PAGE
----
Since the reading from this week’s class started with an entrepreneur in Brazil, I decided to write about the favelas in Brazil, but to use one in particular as a topic for my final paper; the Favela da Rocinha.
Favelas are shanty towns and unfortunately are very common in Brazil. “Shanty towns are units of irregular self-constructed housing that are typically unlicensed and occupied illegally. They are usually on lands belonging to third parties, and are most often located on the urban periphery. Shanty town residences are built randomly, although ad hoc networks of stairways, sidewalks, and simple tracks allow passage through them. Most favelas are inaccessible by vehicle, due to their narrow and irregular streets and walkways and often steep inclines.” (wikipedia)
The Rocinha saw its first occupants in 1930, when a large farm was divided into small pieces of land; its first inhabitants were farmers also and lived of the land, selling its produce at the weekly farmer’s market.
Starting in 1950 through 1970 there was an intense migration from nordestinos (people that live in the Northern part of Brazil) into Rio de Janeiro – and they would come in search of a job and having no place to go they would go live in the favela.
Still, there was a lot of controversy since these lands are occupied illegally and the units are built by its inhabitants and the structure is not to code. Also, they are built randomly, even though network of stairways, sidewalks, and simple allies allow passage through them. Most favelas are inaccessible by vehicle. However, this ‘houses’ are built with brick and cement, have basic sanitation, and electricity; being very different from the shanty town in other countries where the ‘houses’ are built out of cardboard.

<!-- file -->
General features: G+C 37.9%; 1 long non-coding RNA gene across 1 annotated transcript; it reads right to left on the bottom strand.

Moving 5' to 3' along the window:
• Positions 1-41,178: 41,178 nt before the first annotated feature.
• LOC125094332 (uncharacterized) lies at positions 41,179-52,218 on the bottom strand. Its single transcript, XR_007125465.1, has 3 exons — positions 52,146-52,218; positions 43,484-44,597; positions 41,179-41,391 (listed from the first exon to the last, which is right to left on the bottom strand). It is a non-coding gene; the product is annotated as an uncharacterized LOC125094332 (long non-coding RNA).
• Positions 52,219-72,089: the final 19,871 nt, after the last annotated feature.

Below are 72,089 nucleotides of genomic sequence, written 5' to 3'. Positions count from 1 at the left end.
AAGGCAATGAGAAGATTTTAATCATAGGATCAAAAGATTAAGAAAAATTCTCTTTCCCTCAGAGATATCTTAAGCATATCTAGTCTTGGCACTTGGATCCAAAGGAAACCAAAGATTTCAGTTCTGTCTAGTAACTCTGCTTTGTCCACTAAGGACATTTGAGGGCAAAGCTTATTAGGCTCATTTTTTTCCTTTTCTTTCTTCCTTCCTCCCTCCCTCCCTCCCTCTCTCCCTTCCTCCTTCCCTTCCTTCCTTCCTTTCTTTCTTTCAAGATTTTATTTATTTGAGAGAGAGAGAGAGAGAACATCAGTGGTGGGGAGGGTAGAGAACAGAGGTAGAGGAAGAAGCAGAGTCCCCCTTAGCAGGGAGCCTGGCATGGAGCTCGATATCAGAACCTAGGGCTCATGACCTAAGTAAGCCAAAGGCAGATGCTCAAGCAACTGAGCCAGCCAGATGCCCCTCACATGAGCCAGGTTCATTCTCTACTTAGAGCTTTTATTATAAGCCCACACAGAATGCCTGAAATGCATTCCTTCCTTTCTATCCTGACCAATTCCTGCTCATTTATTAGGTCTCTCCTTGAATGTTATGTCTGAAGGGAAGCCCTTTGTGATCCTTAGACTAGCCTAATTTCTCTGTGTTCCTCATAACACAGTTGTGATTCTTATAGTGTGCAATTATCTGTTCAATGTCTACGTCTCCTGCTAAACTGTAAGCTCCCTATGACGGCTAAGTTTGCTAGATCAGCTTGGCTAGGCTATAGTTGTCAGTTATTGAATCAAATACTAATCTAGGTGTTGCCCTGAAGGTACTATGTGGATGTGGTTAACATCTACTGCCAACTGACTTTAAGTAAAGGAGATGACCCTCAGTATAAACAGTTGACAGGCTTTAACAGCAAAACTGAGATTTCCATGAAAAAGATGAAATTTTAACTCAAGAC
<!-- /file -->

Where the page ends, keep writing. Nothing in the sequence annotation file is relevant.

Whether approved or not the Rocinha is not going away. Today the favela occupies an area on 810 thousand squared meters, or 200 acres, and has more than one hundred and fifty thousand inhabitants, two neighbor association, several non-profit organizations such an “Two Brothers”, banks, restaurants, even a Mc Donald’s. On a not so bright side it is controlled by drug dealers, they are the law in the slums.
Most of the population lives in fear especially at night, where heavily armed gunmen patrol the allies and streets.
Since 2006 there is an ambitious urbanization project that is starting to come alive, but even the architects have to get all this things approved by the leaders of the neighborhood association, if you know what I mean.
So, what kind of organization is this? How does it stand? Will the leaders of the favela allow the government to follow through with the urbanization project?
Even though one may say the drug dealers, controll everyting by fear, they must be doing something right, since all these people live somewhat peacefully in a very small area, along with banks, non-profit organizations, grocery stores, amongst other things. I would like to use this paper to explore more about this unlikely organization.